mileposts

6:57 AM and light’s early overture
has warmed the cherry petals just enough
that the faintest scent of sweet emerges

maybe it’s more than just scribbling poets
who note these moments and mark the time,
mentally ticking off the mileposts to restoration

but this morning’s note is more than that –
today’s surfacing defines a full ten years,
and the cherry trees have bloomed to remind me

when my bus crosses John Street, I lose it –
cry quietly against the window at sunlight
pushing obdurately through the newest leaves

but by tiny degrees, I still find comfort
in the indomitable certainty that gently-scented,
spring will always return where you cannot

© Sarah Whiteley

A little sad today – marking the 10-year anniversary of losing my little brother. Don’t think I made a complete fool of myself on the bus – at least I hope not. I do find the cherry trees comforting. The bloom does go on.

On a side note, I do not recommend beginning spring by simultaneously breaking your toe and ripping the toenail off. Can we say ouch?! Yes,… yes we can. With a few other choice four-letter words thrown in for good measure!

counting the dead

a woman at work innocently asked
and where’s your other brother?

even after ten years I often cannot
bring myself to say he’s dead

so I said Minnesota instead,
which I think he’s probably laughing about

wherever he is or isn’t

saying now that I have one brother
feels false as soon as the words are formed

so there must be a way of counting the dead –
but until I find a math that works,

I have two – although one of them currently
is unreachable somewhere in Minnesota

© Sarah Whiteley

I really did say “Minnesota” though I don’t know what possessed me at the time. And he would be laughing over it, which makes me smile. But I still never know whether to say I have two brothers or one.

in memoriam – for J.

into swelling tides of feathered grasses
the swallows dive like last light
behind the foothills, purple and gray
with the bruises of another vanishing day

too many Octobers have becomingly blazed
since you and I sat on that step
with damp hair and cigarettes,
content in the sun-filtered silence

and if some days I choose to cradle my pain
close to my chest, it is only to
keep the dust from that October day
and our last shared morning

for all too soon the trees will bend
to November’s wind, piling their griefs
onto last season’s leaves, like failed birds
that lie in memoriam of warmer earths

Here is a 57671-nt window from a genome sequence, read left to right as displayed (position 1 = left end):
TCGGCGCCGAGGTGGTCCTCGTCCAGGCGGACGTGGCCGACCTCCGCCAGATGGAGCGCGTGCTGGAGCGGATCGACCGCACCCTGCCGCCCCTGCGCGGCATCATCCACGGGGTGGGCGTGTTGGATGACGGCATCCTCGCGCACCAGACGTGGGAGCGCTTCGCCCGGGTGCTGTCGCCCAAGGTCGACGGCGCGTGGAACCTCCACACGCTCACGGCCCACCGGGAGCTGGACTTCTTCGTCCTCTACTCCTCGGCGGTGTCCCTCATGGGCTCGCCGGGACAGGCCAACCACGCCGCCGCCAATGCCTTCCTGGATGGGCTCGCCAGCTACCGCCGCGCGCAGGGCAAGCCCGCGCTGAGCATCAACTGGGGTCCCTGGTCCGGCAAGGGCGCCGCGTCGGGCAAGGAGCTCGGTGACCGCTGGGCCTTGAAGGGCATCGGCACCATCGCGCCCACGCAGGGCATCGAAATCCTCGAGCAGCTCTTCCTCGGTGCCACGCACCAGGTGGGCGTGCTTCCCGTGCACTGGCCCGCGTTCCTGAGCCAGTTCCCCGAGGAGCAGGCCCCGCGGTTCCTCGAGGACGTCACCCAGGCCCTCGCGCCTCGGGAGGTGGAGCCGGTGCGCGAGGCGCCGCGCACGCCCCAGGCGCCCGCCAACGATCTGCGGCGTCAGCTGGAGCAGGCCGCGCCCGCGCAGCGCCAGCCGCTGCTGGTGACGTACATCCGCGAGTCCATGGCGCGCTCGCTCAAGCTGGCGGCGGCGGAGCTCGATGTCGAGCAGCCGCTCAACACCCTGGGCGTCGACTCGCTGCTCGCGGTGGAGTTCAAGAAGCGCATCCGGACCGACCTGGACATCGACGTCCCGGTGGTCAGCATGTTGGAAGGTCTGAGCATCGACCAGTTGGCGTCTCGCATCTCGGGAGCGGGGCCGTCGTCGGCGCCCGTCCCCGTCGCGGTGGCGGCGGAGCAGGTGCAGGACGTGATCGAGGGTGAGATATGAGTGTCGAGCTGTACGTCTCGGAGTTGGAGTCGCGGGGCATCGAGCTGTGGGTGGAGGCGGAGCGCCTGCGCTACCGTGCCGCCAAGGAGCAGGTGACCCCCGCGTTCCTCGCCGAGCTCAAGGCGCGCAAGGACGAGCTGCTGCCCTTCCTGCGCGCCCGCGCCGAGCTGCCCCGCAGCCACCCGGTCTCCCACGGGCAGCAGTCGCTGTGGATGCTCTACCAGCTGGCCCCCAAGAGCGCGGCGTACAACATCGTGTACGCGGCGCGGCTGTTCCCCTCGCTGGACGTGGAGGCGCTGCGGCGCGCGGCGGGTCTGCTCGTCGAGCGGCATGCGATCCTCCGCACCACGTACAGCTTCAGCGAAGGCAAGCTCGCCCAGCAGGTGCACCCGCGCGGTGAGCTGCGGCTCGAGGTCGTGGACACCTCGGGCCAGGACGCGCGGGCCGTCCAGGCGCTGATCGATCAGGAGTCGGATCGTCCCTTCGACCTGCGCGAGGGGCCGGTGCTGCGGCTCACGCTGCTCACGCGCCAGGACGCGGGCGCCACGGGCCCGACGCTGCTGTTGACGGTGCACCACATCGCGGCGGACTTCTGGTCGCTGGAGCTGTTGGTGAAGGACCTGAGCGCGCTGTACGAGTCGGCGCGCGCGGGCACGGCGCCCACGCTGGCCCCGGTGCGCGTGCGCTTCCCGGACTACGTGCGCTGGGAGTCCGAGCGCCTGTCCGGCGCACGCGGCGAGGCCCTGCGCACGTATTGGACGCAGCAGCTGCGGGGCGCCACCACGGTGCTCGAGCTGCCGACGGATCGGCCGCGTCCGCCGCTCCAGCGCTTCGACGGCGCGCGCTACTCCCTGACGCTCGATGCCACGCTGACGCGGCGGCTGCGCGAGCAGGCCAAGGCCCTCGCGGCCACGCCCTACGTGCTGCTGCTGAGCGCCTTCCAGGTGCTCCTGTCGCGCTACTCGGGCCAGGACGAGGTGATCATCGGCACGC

© Sarah Whiteley

In other news, the deadline craziness is finally DONE and I can return to feeling human once more. Such a relief to shed a that particular stress and enjoy time that is once again my own!

escaping spiders

one by one the moths
find their way into the building,
lose themselves in high corners
and dingy stairwells

cupping my hands I
usher what few I can off
the fire escape, blowing them
to whatever dusty fate is theirs

but more often find stilled
wings, unmoving corpses along
the baseboards beneath
the hallway lights

I think they know there’s
no moon here, but flock
to false incandescence for scant
safety in a poor substitute

but how else
does one escape the spiders?

© Sarah Whiteley

a different sort of genealogy

my father’s father kept the accounts
for a coal mine in eastern Pennsylvania
until one Valentine’s Day his heart quit
on him and birthed a widow in its stead

driving through the corrugated remains
of a Poconos coal town it’s unsettling
to think how the experiences of others
will invariably influence our own

and I wonder how that suddenly empty seat
might have turned the course of that
twelve-year old boy who would in forty years
be my father and was he as hollowed out

as the empty mines that gutted the hills,
or as that old miner’s shack crouched
at the base of the rocks weeping rust
and coal dust for thirty years and more

earlier that morning I’d been snailing along
in the car lost in the sudden morning fog
of November in the Alleghenies with every turn
and curve a ‘poke at fate’ in near-zero visibility

when God or Providence or what-have-you
sent succor in the hulking form of a Kenmore truck
whose keeper leaned his elbows on my window
and said it’s ok, just follow me

I was drawn in by the confidence of his long
experience and followed the red trail
of his hazards to the next town,
where I turned off with a double-honk of thanks

now trawling through the landscape of my father’s youth
I wonder how it was he found his way through the fog
with no light to follow but miners’ lamps disappearing
into dark shafts, and no one to say just follow me

© Sarah Whiteley

do not disregard the stars

in standing with our small funerals
the susurrus of our losses
soughing about our feet
do not disregard the stars
nor the soft shine of upturned leaf
they are as much an affirmation
of the loves that travel with us
as are the scars that are left
when we set them free
let there be some comfort
that the passing constellations
shine as brightly when they die
as they did when we only imagined
them to be alive

– for Ludwig, who left us to join his friend this morning –

© Sarah Whiteley

an array of days

we all of us
have a small array
of days
(how small, how)
some much more so
than others
and were we/I able
(un-blinded by-the-by)
to see them stretch
before/behind
we would be numbed
(benumbed) to find
nothing
stretching for ever
(never, but nevermind)
once we awake
(we still sleepers)
from our sleeping days
we can but
intoxicate ourselves
with every blessed breath
(still breathing, still unstill)
each day, that small array,
a sharp stab
of/into joy
(a stark contrast)
to the blurred edges
of the days before
when we knew/know
nothing more
of forever than
the myth forever
(how small, how)
the array
of our/my days

© Sarah Whiteley